Island Aquatics Synchro Club, Jamaica’s synchronized swimming team, has been featured in the new visual album from superstar Beyoncé. The album is entitled “Black Is King,” and while few details are known, the expression of thanks to Beyoncé from Aquabatix USA, a professional synchronized swimming team, indicates that the swimmers were part of it. Aquabatix USA gave special thanks to the singer for including Jamaica’s synchro team in the video as well.
Aquabatix USA share a preview clip of the Beyoncé’s visual project on Instagram, and after recognizing the “impressive synchro skills she showcased there, along with their efforts of two of its athletes, the clip’s caption thanked Beyoncé for allowing the Jamaican team to show its talents in the project too: “@beyonce showing off her incredible synchro skills. A couple of @aquabatixusa performers appear in #BlackisKing BUT we want to make this more about the brilliant @jamaicasynchro team that feature and how happy we are Queen Bey recognised their talent and artistry to cast them.”
The Jamaican team, which is based in Kingston and coached by two-time gold medal winner Olga Novokshenova, was the subject of a feature article in the New York Times entitled “Jamaica Has Never Had Olympic Synchronized Swimmers. These Girls Want To Change That.” The challenges faced by the Island Aquatics Synchro club at the time were discussed in the article, which was published on January 29, 2018. According to the club, its greatest obstacle to achieving its Olympic dream was attracting and sustaining new members. The swimmers wanted to qualify for the Duets Category in the 2020 Summer Olympics.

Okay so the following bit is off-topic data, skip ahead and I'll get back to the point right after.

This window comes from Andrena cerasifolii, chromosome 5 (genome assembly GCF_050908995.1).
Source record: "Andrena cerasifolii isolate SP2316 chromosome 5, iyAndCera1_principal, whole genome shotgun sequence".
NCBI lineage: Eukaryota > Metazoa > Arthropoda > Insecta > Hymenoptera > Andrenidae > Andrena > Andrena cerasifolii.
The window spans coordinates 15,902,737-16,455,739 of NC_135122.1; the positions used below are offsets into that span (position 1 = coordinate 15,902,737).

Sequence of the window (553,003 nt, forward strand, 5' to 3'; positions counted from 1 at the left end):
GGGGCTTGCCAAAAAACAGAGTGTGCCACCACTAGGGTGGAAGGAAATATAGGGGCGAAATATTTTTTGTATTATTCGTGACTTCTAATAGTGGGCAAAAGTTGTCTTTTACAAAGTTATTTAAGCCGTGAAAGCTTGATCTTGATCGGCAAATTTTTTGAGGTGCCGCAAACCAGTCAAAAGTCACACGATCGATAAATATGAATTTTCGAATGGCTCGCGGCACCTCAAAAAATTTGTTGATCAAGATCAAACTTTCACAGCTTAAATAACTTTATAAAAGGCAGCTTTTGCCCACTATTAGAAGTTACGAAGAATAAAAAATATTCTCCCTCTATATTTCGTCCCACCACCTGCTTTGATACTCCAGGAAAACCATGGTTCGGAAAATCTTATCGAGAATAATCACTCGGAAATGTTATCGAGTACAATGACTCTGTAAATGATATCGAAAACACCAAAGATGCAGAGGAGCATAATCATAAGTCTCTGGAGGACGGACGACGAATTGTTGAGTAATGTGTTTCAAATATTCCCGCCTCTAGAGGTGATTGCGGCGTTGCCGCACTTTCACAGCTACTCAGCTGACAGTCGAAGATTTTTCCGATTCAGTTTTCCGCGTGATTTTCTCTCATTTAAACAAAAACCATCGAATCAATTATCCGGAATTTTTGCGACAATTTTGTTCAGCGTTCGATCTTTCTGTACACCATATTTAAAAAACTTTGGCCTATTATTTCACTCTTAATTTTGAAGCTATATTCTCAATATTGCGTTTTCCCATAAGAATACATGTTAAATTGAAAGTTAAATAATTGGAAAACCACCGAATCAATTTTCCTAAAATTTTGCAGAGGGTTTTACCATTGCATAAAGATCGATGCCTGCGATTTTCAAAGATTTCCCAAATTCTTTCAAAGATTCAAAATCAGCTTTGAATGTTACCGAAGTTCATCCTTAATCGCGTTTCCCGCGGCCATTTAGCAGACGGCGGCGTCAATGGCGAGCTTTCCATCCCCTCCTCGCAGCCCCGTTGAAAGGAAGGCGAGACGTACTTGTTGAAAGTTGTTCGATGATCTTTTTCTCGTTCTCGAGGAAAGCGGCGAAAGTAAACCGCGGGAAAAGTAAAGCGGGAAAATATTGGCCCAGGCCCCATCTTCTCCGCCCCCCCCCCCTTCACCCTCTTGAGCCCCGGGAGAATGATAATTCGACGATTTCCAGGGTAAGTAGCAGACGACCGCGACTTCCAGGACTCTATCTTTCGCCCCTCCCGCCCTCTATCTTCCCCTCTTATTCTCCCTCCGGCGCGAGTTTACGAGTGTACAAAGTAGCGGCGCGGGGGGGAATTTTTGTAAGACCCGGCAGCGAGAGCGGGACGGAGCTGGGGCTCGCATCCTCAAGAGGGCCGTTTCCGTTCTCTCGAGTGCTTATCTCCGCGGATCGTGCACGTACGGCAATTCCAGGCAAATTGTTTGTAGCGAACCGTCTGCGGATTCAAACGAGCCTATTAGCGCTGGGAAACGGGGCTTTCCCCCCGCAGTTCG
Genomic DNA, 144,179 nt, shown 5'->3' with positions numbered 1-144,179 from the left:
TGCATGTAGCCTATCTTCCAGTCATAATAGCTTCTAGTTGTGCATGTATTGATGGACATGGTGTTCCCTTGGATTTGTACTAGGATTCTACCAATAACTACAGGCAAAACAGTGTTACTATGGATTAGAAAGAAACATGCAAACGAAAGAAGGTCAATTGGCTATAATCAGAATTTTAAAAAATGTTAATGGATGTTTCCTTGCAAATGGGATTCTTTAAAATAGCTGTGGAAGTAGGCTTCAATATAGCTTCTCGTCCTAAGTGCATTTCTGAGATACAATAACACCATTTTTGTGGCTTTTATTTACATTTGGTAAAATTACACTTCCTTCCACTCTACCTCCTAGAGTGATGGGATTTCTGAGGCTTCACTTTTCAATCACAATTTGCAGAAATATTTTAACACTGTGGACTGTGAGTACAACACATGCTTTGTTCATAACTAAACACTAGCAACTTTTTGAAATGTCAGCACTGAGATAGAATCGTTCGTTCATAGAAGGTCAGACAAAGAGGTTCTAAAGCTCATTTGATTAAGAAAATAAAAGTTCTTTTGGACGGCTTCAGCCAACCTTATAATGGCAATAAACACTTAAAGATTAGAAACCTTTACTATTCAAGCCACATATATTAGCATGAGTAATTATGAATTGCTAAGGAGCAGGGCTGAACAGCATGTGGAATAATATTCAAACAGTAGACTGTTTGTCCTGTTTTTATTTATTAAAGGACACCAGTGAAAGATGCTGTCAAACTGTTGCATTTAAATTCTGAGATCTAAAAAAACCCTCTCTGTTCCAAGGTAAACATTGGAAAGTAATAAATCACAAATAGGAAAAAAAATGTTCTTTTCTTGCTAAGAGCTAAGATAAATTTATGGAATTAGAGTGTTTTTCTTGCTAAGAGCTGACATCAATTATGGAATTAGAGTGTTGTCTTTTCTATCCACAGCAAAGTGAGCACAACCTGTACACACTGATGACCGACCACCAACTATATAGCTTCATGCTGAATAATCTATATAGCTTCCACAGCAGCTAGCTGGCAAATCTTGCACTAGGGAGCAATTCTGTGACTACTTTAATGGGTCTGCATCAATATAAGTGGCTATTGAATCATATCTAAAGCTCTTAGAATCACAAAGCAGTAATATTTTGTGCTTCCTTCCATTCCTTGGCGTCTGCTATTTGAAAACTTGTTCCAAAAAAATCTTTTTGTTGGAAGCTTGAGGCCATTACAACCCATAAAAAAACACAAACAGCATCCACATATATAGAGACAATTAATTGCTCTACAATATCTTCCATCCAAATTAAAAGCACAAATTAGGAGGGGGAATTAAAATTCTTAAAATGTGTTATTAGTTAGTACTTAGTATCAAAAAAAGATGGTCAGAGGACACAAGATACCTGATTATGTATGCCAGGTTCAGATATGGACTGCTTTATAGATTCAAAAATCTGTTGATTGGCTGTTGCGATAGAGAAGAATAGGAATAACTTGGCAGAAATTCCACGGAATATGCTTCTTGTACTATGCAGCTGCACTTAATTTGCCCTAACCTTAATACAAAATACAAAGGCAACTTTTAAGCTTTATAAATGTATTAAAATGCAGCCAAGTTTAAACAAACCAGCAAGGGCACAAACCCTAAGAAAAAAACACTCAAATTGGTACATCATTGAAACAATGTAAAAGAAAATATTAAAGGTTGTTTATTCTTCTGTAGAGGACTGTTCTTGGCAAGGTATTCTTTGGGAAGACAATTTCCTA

In the Instagram caption posted by Aquabatix USA, the professionals acknowledged this challenge, writing that “Synchronized swimming (now known as artistic swimming), like most of the aquatics worldwide is unfortunately still dominated by white people. For no other reason other than opportunity. If people of the BAME (black, Asian and minority ethnic) community are not given the same opportunity and access to learn to swim, the less POC (people of color) there are having the opportunity to access grassroots competitive synchronized swimming and then the less POC we see at the Olympics and also in the entertainment and production side of what we do. Also, the less POC then qualify as swimming and aquatics instructors/coaches, and as choreographers in synchro. It is so important to have POC synchro stars as role models to inspire younger generations and for them to say, that will be me one day.” The post went on to say that there is no excuse for a continuing lack of opportunity anymore and that everyone should have the same opportunities and access to learning to swim and have the chance to enjoy and excel in artistic swimming.
Aquabatix USA believes that the athletes of the Jamaican synchro team are “a force to be reckoned with” and are a source of pride for the black community proud with their achievements and resilience. Aquabatix USA noted that the Jamaican team is very competitive and is working very hard to give others the chance to participate in synchro and empowering them with the sport’s benefits. The team is making progress in the competitive rankings in the world and showcasing its skills and artistry on the international level.
Finally, Aquabatix USA posted, “Thank you, Queen Bey, for casting Team Jamaica synchro in Black is King to showcase these brilliant synchro swimmers and we hope many kids will see this and want a go!”
Photo Source: Island Aquatics Synchro Club Facebook